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AP’s investigation of federal prisons follows lame-duck agency head to notorious women’s prison

FILE - The Federal Correctional Institution is shown in Dublin, Calif., July 20, 2006. The Justice Department says it is gravely concerned about allegations that a high-ranking federal prison official entrusted to end sexual abuse and cover-ups at a women's prison may have taken steps to suppress a recent complaint about staff misconduct. (AP Photo/Ben Margot, File)

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A combination of beat expertise and deep source reporting put Washington, D.C.’s Mike Balsamo and New York’s Mike Sisak literally on the trail of lame duck U.S. Bureau of Prisons Director Michael Carvajal as he visited a federal women’s prison in California, a visit arranged by Carvajal and agency officials after AP reporting revealed a culture of abuse and cover-ups at the facility — dubbed the “rape club” by many who know it.

Sources tipped Balsamo and Sisak that Carvajal, who had submitted his resignation earlier this year, was heading to the Federal Corrections Institution in Dublin, California, east of Oakland, leading a task force to examine issues that Balsamo and Sisak had reported.

That heads-up gave the reporters a chance to visit the facility themselves the same week, talking to sources while the task force was fresh in their minds. Their story, based on interviews with more than a dozen people familiar with the visit, earns AP’s Best of the Week — Second Winner.

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Michael Carvajal, director of the Federal Bureau of Prisons, testifies during a Senate Judiciary Committee hearing in Washington, June 2, 2020, examining issues facing prisons and jails during the coronavirus pandemic. Carvajal submitted his resignation in January 2022 but no replacement has been named and he remains on the job. – Tom Williams / CQ Roll Call, Pool via AP

According to sources, many of whom spoke on condition of anonymity, officials had moved inmates out of the special housing unit so it wouldn’t look as full when the task force arrived, and officials lied to Carvajal that one unit had COVID contamination, ensuring that inmates there wouldn’t be able to speak to him about abuse. Those who managed to get to Carvajal didn’t hold back. In one emotional scene, a woman who said she was abused by prison officials tearfully confronted him in a recreation area as he and members of the task force were meeting with inmates.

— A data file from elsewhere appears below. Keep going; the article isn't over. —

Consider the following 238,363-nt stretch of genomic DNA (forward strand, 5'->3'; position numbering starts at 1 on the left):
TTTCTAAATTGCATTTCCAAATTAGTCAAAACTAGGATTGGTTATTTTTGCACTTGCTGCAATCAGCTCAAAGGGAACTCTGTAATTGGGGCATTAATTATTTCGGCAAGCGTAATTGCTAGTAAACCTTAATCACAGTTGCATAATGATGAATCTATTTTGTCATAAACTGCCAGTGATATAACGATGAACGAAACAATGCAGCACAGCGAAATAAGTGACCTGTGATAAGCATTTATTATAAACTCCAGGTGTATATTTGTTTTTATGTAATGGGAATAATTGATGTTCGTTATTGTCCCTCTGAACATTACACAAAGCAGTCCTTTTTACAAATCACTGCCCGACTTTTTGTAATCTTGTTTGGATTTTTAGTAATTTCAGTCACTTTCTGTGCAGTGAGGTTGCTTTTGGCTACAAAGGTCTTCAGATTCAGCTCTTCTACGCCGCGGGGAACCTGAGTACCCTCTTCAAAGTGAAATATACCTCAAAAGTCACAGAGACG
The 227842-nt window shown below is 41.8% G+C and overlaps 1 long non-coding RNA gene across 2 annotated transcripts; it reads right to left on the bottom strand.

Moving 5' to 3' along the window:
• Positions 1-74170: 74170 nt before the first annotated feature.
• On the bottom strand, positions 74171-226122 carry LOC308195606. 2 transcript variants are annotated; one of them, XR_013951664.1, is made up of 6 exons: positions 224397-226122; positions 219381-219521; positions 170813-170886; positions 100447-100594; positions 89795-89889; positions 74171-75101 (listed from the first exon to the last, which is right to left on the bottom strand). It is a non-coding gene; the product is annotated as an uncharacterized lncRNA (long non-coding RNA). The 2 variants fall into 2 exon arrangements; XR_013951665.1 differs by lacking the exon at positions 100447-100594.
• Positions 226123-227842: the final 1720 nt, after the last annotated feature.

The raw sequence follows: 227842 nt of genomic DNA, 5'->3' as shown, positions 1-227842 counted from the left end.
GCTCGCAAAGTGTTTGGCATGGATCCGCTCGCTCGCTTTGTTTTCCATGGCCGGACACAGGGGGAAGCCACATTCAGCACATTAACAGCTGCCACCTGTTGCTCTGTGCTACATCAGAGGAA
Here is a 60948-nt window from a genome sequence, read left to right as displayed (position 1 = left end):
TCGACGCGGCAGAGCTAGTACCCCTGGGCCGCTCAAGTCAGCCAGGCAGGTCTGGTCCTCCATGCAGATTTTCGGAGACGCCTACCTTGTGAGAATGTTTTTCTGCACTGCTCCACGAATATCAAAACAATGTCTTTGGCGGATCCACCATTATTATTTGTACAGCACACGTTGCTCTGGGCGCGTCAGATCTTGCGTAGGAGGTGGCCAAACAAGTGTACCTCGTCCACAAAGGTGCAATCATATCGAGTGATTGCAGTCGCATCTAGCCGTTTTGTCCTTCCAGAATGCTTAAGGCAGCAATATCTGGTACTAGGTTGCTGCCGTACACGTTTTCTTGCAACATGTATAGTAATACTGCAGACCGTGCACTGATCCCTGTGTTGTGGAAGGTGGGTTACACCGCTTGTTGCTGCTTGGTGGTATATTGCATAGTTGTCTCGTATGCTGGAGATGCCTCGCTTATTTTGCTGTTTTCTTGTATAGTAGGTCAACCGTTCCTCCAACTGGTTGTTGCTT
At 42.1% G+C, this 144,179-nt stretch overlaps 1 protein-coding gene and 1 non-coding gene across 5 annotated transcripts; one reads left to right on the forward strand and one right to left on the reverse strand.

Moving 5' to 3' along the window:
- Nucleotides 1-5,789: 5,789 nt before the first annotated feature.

Sources told the AP that the woman was eventually offered immediate release to a halfway house. She objected, saying she wanted to wait so she could tell her story publicly to congressional leaders also expected to visit the prison. But officials told the woman that because she was a potential witness, she couldn’t talk about the investigation, sources said.

The reporters also learned that security cameras, an issue the prison’s union had been raising for six years, had not been installed. And the pair witnessed inmates walking around unsupervised — outside the prison.

Other reporting developed by Balsamo and Sisak was just as troubling: Since March, nine more workers have been placed on administrative leave, and during the task force’s visit, new inmate sexual abuse and staff employment discrimination complaints were filed. FBI agents searched the prison and an employee’s home in mid-April, and at least six internal affairs investigators have been on site investigating claims.

The AP story featured prominently in Politico Playbook and it led local newscasts. The Washington Post ran the piece in its entirety. The wire story was accompanied by a roundup of AP’s ongoing federal prisons investigation,which led to questioning of Attorney General Merrick Garland by House and Senate committees about conditions inside the Bureau of Prisons and particularly at the Dublin facility.

For resourceful,determined reporting that shows the shake-up of top officials hasn’t stopped persistent problems in the federal prisons,and that Balsamo and Sisak won’t be stopped from investigating the troubled agency, the pair shares AP’s Best of the Week — Second Winner honors.

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